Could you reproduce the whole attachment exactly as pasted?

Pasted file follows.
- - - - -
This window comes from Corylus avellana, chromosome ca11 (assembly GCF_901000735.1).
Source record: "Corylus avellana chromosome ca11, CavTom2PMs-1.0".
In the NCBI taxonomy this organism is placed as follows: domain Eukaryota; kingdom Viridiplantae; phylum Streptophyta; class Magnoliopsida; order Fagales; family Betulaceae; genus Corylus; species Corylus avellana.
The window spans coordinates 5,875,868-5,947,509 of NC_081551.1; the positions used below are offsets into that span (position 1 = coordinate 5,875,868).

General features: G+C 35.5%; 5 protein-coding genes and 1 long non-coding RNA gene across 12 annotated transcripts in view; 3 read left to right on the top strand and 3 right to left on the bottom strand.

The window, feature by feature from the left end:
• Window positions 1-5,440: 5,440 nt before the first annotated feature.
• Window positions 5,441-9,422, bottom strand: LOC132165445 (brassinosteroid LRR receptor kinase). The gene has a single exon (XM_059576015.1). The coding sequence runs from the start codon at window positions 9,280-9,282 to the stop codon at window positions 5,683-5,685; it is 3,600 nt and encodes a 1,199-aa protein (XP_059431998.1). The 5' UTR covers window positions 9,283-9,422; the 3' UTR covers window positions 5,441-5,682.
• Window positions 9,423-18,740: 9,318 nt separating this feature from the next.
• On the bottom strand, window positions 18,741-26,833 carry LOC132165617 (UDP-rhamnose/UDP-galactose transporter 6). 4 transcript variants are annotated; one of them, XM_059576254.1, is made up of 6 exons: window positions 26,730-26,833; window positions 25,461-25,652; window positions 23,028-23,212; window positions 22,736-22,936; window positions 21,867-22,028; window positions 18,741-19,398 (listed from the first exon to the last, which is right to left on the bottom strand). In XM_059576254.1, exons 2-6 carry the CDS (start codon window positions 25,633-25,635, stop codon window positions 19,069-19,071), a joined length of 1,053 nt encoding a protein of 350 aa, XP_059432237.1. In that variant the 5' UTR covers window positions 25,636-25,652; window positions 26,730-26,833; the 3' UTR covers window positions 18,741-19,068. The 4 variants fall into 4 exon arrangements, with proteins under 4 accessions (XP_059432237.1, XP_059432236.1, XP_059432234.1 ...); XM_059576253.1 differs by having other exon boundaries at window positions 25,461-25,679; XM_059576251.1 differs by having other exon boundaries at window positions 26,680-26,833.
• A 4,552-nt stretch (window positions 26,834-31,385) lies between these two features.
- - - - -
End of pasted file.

This window comes from Corylus avellana, chromosome ca11 (assembly GCF_901000735.1).
Source record: "Corylus avellana chromosome ca11, CavTom2PMs-1.0".
In the NCBI taxonomy this organism is placed as follows: domain Eukaryota; kingdom Viridiplantae; phylum Streptophyta; class Magnoliopsida; order Fagales; family Betulaceae; genus Corylus; species Corylus avellana.
The window spans coordinates 5,875,868-5,947,509 of NC_081551.1; the positions used below are offsets into that span (position 1 = coordinate 5,875,868).

General features: G+C 35.5%; 5 protein-coding genes and 1 long non-coding RNA gene across 12 annotated transcripts in view; 3 read left to right on the top strand and 3 right to left on the bottom strand.

The window, feature by feature from the left end:
• Window positions 1-5,440: 5,440 nt before the first annotated feature.
• Window positions 5,441-9,422, bottom strand: LOC132165445 (brassinosteroid LRR receptor kinase). The gene has a single exon (XM_059576015.1). The coding sequence runs from the start codon at window positions 9,280-9,282 to the stop codon at window positions 5,683-5,685; it is 3,600 nt and encodes a 1,199-aa protein (XP_059431998.1). The 5' UTR covers window positions 9,283-9,422; the 3' UTR covers window positions 5,441-5,682.
• Window positions 9,423-18,740: 9,318 nt separating this feature from the next.
• On the bottom strand, window positions 18,741-26,833 carry LOC132165617 (UDP-rhamnose/UDP-galactose transporter 6). 4 transcript variants are annotated; one of them, XM_059576254.1, is made up of 6 exons: window positions 26,730-26,833; window positions 25,461-25,652; window positions 23,028-23,212; window positions 22,736-22,936; window positions 21,867-22,028; window positions 18,741-19,398 (listed from the first exon to the last, which is right to left on the bottom strand). In XM_059576254.1, exons 2-6 carry the CDS (start codon window positions 25,633-25,635, stop codon window positions 19,069-19,071), a joined length of 1,053 nt encoding a protein of 350 aa, XP_059432237.1. In that variant the 5' UTR covers window positions 25,636-25,652; window positions 26,730-26,833; the 3' UTR covers window positions 18,741-19,068. The 4 variants fall into 4 exon arrangements, with proteins under 4 accessions (XP_059432237.1, XP_059432236.1, XP_059432234.1 ...); XM_059576253.1 differs by having other exon boundaries at window positions 25,461-25,679; XM_059576251.1 differs by having other exon boundaries at window positions 26,680-26,833.
• A 4,552-nt stretch (window positions 26,834-31,385) lies between these two features.